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Shop Talk

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There are a few compensations for the end of the summer. One is that your faithful shop-hound doesn’t go around with a chip on her brawny shoulders because of the heat. And another is that little excited feeling that New Things are happening in town. The same feeling you had when you got back to your school desk in the autumn and saw the brand new books piled up, all fresh and shiny and full of mystery. In this case it’s the shiny departments in all of the shops that get your correspondent all aquiver. And the city’s full of them—luring you in to snoop and spend as surely as glittering flies lure the trout.

Those that like to knit can, but why anybody wants to is one of those things that I’m getting premature wrinkles about. Knitting is one of those many things, like flying and emptying ash-cans, that I would rather leave to others better equipped, and in the case of knitting there seems to be nobody better qualified than the Famous Fain people on East Forty-second street. These gluttons for knitting and knit-wear have machines that are almost human, or maybe considerably super-human, for they never make a mistake. They are designers in their own right too, and if you are finicky about the way your knitted clothes fit, they’ll take you right up to their Special Order Department where you can plan your outfit. You want it to be a little different, a little frillier or plainer, You want the sleeves longer or the neck higher. You can’t explain what you want done, but then you don’t have to. Fain’s are positively clairvoyant. They get the idea, take your exact measurements and make the garment materialize. I like this. I think women should fuss more about dressing to type. Snatching things off racks is all very well, but if you do it long enough you begin to look vaguely like a clothes rack yourself. There is no extra charge for this made-to-order, individual service.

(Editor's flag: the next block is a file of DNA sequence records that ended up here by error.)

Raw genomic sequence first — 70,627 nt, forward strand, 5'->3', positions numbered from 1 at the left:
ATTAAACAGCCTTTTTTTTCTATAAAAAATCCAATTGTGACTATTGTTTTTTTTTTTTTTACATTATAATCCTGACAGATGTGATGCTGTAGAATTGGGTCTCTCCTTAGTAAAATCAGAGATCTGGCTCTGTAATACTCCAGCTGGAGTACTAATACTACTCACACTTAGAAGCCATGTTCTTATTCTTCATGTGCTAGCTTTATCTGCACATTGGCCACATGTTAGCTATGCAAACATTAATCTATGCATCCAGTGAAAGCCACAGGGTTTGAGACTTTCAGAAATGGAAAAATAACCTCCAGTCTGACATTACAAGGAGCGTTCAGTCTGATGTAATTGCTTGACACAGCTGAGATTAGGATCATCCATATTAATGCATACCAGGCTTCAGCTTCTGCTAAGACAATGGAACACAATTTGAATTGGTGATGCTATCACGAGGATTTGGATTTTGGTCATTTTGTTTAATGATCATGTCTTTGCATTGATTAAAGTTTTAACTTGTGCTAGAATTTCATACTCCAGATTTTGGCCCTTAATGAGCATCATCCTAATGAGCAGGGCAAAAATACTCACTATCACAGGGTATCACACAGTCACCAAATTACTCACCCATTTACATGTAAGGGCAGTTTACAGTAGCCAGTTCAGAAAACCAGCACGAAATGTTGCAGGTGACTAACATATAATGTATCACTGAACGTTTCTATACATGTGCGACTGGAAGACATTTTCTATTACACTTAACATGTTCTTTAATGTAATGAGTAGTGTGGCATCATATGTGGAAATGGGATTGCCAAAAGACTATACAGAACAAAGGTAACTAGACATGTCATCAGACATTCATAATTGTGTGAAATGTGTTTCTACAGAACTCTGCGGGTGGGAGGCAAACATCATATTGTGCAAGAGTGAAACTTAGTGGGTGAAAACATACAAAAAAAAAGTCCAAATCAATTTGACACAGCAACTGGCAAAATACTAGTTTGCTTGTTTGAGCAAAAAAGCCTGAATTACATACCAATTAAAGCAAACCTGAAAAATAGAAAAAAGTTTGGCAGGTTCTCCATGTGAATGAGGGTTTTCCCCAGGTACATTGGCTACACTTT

Despite Mussolini’s disparaging attitude towards anything but corpulent womanhood; despite letters from young men to "city editors" wishing their girls would stop dieting and start improving their dispositions—despite all this anti-thinning propaganda on the part of the male, ladies of all ages and sizes go right on reducing. Quite an interesting psychology considering the theory that we women live to please our men. Kleinert’s however, facing facts, has two apt little garments that reduce your hips while you go right on living your own life, playing tennis or golf, riding or even swimming. One without garters (for sock wearers) is a joy and costs about $5. The other thigh-restraining girdle is made especially for the tall figure. It is sixteen inches long and costs about $8. At Macy’s.

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